As for the general-purpose equipment/large draw issue, I guess I will have to have a new circuit installed...or is there a way I could have the circuit split with a switch between the two devices to isolate power to one or the other leg of the circuit?
Yes, they are required to be bonded (or the same) at the service.

The switch/extra fuse (essentially trying to mickey mouse a subpanel) would be more trouble/time than running a new circuit from the panel, all things considered.
 
  #7  
Old 01-06-06, 11:13 PM
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Originally Posted by MAC702
That said, yes, it is certainly doable safely, just not to Code.

The purpose of the NEC is; “the practical safeguarding of persons and property from hazards arising from the use of electricity.”


I realize you probably follow a different set of rules, but to suggest it is safe to disregard the NEC is irresponsible.
 
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Old 01-07-06, 05:45 AM
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Ug. This starts getting into issues of the philosophy of the code.

To answer the OP: you could do this, and you could do this safely, but it would require much more effort than simply running a new line.

You would need some sort of interlock switch that would permit only one load to be used at a time, and you would need a disconnect box with a suitable breaker for the lower amperage load. You might be able to do this with a subpanel, using the current line as a feeder to a subpanel, and then you would need to install switch rated breakers in the sub panel, and then interlock the breakers so that only one was on at a time. You need the disconnect box or subpanel because the loads require different breakers, and you need the interlock because the feeder circuit is not sufficient to handle both loads at the same time. There are probably numerous details of how to do this that I've not mentioned.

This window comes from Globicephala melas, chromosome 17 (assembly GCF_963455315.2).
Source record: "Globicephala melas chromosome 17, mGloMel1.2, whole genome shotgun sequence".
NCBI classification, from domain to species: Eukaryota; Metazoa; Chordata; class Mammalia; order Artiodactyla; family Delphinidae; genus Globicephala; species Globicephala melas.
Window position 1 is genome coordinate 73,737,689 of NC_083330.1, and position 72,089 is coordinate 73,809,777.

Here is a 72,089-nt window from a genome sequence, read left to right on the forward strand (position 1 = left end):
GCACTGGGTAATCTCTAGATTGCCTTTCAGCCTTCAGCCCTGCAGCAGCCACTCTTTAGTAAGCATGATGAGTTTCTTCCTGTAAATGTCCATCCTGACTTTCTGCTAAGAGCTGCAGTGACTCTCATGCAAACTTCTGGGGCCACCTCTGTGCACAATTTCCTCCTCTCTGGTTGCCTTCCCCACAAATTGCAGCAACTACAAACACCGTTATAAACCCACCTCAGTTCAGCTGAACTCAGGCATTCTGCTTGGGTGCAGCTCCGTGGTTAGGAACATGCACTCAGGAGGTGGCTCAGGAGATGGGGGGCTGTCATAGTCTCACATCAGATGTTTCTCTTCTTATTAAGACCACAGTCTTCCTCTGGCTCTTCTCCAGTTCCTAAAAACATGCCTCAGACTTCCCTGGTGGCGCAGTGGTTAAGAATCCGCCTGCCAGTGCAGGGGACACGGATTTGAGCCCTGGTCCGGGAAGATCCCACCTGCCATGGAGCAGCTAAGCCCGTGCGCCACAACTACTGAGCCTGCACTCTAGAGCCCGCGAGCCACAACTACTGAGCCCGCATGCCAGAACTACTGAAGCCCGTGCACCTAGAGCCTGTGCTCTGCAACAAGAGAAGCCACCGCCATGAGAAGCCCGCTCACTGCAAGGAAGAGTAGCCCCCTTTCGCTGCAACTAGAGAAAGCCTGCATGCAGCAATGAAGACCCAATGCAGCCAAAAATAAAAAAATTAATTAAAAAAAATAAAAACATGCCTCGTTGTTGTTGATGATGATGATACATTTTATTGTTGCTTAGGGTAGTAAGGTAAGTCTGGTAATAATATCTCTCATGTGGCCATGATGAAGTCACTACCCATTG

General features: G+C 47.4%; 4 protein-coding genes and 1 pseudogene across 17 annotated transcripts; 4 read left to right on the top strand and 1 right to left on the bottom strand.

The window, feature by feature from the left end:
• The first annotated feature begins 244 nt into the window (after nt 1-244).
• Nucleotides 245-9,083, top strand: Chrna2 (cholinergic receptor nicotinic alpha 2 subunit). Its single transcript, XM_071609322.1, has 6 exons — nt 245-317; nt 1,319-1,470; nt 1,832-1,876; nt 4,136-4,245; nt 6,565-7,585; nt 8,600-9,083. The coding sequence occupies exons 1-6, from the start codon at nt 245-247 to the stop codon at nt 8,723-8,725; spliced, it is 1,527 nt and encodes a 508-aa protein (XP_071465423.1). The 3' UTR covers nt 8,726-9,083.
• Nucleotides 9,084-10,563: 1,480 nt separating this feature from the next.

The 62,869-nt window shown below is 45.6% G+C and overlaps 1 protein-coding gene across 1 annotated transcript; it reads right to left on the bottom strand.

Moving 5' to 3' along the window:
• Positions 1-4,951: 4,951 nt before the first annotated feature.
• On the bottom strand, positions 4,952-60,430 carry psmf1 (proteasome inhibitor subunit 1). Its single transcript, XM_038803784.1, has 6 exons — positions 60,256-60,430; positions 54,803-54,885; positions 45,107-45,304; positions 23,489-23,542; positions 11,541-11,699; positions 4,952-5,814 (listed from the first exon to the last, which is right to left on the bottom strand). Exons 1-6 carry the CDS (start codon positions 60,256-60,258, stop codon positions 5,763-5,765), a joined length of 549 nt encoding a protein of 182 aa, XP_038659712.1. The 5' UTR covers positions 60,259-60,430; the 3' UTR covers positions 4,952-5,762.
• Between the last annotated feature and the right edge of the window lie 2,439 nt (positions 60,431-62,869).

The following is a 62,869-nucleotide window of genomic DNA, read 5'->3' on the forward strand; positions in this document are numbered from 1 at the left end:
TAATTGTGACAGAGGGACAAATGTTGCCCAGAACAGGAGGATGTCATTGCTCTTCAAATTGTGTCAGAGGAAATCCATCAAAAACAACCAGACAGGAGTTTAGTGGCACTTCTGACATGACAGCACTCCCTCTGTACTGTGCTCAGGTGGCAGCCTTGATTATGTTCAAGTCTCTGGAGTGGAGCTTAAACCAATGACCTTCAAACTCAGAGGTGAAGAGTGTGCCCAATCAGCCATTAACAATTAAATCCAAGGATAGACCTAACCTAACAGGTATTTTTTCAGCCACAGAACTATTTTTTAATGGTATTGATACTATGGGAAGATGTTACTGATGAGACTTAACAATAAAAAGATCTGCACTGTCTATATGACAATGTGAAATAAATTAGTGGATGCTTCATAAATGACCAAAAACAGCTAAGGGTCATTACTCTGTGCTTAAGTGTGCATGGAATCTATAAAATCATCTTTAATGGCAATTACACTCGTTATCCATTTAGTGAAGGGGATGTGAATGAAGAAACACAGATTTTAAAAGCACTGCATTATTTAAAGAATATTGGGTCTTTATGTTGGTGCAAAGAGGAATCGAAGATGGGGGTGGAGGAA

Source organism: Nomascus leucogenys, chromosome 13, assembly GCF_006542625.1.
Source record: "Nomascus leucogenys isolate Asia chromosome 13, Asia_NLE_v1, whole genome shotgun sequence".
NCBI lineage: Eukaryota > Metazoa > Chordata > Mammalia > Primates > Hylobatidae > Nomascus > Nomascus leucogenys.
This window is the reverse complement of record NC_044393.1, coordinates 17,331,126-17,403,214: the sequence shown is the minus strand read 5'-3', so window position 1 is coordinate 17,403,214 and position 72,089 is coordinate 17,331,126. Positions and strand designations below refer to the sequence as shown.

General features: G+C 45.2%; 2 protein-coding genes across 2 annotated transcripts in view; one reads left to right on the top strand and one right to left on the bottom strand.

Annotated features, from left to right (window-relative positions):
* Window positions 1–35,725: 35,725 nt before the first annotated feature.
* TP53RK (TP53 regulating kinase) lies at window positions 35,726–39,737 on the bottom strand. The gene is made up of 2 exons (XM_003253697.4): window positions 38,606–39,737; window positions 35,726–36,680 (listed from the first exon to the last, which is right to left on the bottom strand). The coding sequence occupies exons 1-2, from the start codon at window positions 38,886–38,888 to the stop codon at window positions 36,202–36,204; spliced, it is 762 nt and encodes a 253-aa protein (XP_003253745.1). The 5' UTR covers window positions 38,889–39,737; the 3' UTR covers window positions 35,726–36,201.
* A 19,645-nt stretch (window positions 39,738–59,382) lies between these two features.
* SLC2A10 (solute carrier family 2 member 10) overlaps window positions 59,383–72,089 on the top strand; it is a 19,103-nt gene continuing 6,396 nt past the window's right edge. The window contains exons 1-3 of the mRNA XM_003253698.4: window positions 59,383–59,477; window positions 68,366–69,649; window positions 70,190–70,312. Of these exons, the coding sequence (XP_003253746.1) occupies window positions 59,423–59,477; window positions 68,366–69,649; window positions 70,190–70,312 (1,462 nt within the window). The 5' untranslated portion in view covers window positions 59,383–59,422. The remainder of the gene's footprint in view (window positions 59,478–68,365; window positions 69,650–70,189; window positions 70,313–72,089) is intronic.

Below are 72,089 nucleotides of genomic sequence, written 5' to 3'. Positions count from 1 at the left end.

As far as something being 'safe but not to code', there are several possibilities.

1) Safety is really a game of chance. Even code compliant installs have some risk. You could put in a system that is not as safe as a proper code compliant install, but it would still be pretty safe. For example you could install a three wire range circuit rather than a four wire circuit. This was 'safe enough' for previous versions of the code, and still pretty darn safe, but not as safe the experience of the code writing panel has determined is necessary.